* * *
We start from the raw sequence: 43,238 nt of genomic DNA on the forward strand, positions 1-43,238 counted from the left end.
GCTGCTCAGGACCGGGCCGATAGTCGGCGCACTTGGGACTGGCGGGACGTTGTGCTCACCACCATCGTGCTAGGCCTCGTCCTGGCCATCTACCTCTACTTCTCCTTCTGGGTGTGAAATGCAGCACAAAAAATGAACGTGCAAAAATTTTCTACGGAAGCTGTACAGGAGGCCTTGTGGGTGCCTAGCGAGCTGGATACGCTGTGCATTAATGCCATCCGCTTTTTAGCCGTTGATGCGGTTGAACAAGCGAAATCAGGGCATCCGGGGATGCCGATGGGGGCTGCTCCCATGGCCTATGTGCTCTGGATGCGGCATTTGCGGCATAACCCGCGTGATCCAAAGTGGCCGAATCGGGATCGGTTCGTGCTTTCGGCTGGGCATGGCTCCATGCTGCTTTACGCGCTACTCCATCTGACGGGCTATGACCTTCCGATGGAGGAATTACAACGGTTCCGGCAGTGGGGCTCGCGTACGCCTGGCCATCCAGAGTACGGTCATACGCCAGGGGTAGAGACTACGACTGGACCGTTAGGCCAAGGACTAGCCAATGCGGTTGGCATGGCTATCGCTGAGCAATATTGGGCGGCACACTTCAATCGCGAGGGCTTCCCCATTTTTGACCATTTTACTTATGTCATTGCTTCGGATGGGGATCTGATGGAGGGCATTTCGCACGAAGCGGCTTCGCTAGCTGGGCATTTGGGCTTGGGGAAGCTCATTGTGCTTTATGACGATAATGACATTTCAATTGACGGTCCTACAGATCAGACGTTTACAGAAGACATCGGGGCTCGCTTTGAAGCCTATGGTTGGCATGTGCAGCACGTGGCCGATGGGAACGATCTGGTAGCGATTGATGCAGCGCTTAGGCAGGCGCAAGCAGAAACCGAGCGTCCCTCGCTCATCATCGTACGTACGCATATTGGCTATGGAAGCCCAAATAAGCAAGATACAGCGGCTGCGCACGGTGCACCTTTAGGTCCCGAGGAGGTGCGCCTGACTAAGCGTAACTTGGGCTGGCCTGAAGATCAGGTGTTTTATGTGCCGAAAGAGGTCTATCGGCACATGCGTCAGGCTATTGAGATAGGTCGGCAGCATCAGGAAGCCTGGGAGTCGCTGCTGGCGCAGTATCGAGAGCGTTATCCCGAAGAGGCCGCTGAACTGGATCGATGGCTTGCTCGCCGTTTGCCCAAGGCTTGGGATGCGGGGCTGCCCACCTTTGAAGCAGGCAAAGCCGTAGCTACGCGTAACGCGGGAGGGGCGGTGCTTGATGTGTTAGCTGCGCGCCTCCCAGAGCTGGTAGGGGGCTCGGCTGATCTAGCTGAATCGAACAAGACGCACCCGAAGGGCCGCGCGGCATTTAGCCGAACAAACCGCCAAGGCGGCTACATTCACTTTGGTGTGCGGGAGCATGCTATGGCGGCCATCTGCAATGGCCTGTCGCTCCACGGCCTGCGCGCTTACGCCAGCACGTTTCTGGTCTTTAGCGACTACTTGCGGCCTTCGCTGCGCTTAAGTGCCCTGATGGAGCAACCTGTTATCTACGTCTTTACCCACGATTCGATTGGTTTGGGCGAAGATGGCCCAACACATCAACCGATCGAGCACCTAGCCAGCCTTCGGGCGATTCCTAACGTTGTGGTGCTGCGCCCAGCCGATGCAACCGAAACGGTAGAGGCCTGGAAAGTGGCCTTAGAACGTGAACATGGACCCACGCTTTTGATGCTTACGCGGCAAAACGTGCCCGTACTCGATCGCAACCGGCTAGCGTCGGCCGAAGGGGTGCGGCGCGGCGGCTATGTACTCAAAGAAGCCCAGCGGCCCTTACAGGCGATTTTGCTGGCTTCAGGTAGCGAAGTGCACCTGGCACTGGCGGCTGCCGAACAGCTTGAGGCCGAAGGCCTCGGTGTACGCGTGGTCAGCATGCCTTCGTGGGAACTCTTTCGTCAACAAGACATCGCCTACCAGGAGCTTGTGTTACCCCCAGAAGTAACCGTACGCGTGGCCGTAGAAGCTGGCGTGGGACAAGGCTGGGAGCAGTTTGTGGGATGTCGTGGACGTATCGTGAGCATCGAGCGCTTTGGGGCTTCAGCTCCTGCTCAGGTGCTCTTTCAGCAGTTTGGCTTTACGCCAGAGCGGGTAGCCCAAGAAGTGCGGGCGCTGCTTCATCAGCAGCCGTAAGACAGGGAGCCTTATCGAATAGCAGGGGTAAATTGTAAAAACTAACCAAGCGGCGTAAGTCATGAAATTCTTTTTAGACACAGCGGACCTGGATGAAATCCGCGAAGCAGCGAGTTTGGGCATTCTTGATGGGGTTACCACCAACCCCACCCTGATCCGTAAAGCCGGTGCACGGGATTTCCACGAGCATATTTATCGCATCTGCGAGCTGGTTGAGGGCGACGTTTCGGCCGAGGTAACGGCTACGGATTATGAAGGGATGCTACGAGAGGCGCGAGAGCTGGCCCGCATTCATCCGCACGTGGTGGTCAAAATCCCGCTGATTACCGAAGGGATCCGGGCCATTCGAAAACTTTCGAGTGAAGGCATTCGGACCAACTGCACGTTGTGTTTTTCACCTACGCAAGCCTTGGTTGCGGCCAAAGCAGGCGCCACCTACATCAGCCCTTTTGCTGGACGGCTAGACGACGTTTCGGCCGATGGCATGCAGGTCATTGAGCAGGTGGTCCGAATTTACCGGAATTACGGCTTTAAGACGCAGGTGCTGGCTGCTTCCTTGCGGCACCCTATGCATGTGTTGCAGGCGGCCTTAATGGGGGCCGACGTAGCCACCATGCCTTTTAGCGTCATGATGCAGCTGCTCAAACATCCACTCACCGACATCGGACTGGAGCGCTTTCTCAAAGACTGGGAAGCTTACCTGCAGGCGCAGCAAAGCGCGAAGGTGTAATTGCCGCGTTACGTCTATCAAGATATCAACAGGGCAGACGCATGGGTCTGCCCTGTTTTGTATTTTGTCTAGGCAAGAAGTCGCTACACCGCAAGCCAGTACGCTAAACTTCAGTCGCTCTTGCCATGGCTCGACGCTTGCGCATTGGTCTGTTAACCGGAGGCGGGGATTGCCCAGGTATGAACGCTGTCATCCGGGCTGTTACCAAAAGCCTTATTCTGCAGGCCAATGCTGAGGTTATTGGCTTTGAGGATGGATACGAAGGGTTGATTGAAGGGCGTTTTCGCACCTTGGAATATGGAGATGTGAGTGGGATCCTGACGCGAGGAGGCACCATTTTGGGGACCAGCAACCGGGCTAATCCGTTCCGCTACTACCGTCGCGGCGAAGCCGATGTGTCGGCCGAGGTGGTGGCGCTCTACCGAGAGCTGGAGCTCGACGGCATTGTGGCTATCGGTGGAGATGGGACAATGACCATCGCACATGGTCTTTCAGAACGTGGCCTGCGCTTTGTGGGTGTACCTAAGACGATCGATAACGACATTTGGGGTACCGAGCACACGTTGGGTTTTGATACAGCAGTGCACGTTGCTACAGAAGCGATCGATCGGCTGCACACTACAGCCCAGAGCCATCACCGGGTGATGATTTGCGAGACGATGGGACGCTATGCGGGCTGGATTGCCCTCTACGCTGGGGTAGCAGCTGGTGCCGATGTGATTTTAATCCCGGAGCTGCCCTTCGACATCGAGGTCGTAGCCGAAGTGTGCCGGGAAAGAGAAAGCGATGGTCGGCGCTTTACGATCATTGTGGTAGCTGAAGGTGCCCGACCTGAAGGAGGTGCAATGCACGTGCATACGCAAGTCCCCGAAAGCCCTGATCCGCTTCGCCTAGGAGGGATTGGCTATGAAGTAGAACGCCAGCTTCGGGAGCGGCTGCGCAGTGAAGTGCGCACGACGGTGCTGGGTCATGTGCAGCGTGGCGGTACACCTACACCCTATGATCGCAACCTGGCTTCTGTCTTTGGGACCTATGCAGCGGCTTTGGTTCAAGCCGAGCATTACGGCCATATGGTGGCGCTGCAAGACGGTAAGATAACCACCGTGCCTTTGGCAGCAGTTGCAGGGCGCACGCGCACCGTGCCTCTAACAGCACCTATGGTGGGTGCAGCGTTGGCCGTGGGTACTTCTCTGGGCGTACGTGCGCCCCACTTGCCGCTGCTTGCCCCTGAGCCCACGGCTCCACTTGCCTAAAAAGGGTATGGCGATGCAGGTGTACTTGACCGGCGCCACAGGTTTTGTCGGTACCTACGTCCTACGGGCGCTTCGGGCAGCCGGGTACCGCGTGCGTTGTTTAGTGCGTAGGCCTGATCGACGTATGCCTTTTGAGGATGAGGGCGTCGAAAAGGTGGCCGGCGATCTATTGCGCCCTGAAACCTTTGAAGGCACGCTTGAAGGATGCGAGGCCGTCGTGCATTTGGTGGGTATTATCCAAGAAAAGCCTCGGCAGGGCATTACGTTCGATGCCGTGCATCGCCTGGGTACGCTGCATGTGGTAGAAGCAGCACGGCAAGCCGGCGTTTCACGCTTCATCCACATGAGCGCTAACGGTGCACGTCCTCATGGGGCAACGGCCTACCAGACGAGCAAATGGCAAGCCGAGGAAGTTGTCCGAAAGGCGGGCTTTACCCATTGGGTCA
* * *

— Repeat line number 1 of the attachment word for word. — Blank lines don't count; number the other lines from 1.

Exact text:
We start from the raw sequence: 43,238 nt of genomic DNA on the forward strand, positions 1-43,238 counted from the left end.